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January 27, 2010

Trading Development

First Ever Arab Fair Trade Forum to Create Business Networks and Social Change

Trade forumFair trade remains “a relatively new topic in the Middle East and Arab states,” said Eman Hadweh, Program Officer at the Bethlehem University Institute for Community Partnership (ICP), in her remarks at the first ever Arab Fair Trade Forum. “An economic and social movement aimed at alleviating global poverty and promoting the continuity of trade in a fair manner,” she explained, it “arose in the wake of World War II, when many European institutions began to assist the people of poor countries by importing their products to be sold in global markets at fair prices.”

The ICP Fair Trade Development Center (FTDC) has been working to help small businesses in Palestine benefit from this international movement. And, with the launch of the Arab Fair Trade Forum on December 5-7, 2009, the FTDC and the Palestinian Fair Trade Network seek to establish networks that help producers throughout the Arab world enjoy the benefits of fair trade.

Trade forumThe conference, held in Amman, Jordan, was designed to raise awareness of fair trade by sharing experiences with the movement in Palestine and elsewhere in the Arab world, explained Husam Jubran, FTDC Project Manager. Participants also discussed the obstacles they faced trying to gain fair trade certification for their companies and products.

Establishing a regional fair trade network, said Mr. Husam, will “put Arab trade on the commerce map” and give Arab producers a greater voice in the certifications processes that are applied to their products. A greater stake in these channels for international commerce means entrée to more official marketing routes for Arab goods, allowing producers better access to established trade channels rather than relying on personal business connections for the distribution of their goods.

Trade forumCreating a greater “export orientation” will also improve the sustainability of Palestinian small businesses and the Palestinian economy as a whole, said Moussa Rabadi, ICP Director. An ICP study on Palestinian small business needs led to recommendations that there be more trade agreements established with foreign countries, based on findings that only 9.5% of the study sample exported their goods to countries besides Israel. Another study recommendation was that development approaches create more alliances to reduce costs associated with new market entry, suggesting that small businesses would benefit from links with each other and from membership in international organizations.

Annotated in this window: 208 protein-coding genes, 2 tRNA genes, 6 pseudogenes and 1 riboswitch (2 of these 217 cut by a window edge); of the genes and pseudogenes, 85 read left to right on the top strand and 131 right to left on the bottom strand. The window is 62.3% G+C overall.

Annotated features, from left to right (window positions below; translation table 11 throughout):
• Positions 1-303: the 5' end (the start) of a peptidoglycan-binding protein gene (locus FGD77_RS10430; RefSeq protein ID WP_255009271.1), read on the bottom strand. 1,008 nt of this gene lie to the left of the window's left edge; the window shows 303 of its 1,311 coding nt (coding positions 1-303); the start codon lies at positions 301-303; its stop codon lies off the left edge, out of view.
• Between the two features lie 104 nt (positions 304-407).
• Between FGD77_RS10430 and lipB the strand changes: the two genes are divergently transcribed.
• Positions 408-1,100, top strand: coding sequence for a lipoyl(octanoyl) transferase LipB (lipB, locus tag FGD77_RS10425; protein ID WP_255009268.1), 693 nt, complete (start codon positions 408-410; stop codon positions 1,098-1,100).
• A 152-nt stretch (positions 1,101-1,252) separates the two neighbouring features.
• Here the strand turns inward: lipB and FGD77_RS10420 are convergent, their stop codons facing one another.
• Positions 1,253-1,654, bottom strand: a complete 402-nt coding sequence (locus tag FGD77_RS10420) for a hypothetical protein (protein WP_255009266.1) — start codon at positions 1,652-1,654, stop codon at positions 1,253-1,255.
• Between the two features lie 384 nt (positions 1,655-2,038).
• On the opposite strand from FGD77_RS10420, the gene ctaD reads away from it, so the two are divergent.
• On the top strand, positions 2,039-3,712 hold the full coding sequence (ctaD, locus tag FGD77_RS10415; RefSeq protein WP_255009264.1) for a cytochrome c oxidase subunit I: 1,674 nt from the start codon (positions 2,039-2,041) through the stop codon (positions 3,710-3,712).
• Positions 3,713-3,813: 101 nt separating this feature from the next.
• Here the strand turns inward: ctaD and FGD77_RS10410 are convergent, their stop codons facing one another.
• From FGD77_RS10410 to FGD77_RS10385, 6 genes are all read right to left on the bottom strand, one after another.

"By helping our partner cooperatives become fair trade certified we provide them with a very efficient development tool," said Jamil Hijazin, FTDC Project Coordinator. "Through the mechanisms of fair price and premium price, farmers and producers will be able to sustain a sound level of living and produce their products in a manner that is fair to women, children, the environment and workers. In addition, the premium, which is paid to the producers and farmers on top of the product price and assigned for cooperatives and community development, is yet another advantage to be added to a long list of benefits of being fair trade certified."

Trade forumBut unlike other business interventions, the fair trade approach is not only about growing profits. Forum participant Fady Daw, of Adonis Valley in Lebanon, explained that his company’s mission includes protecting the land, advancing authentically Lebanese food, supporting rural tourism and spreading the company concept within Lebanon. The company identity places “stress on creativity, authenticity and purity in the production process,” he said.

In fact, an Arab fair trade network can help address a range of development problems, noted Ms. Eman. With products that can be marketed through fair trade networks, the Arab world has a mechanism to help alleviate poverty; protect women, children and the environment; and create links between the Arab and Western worlds.

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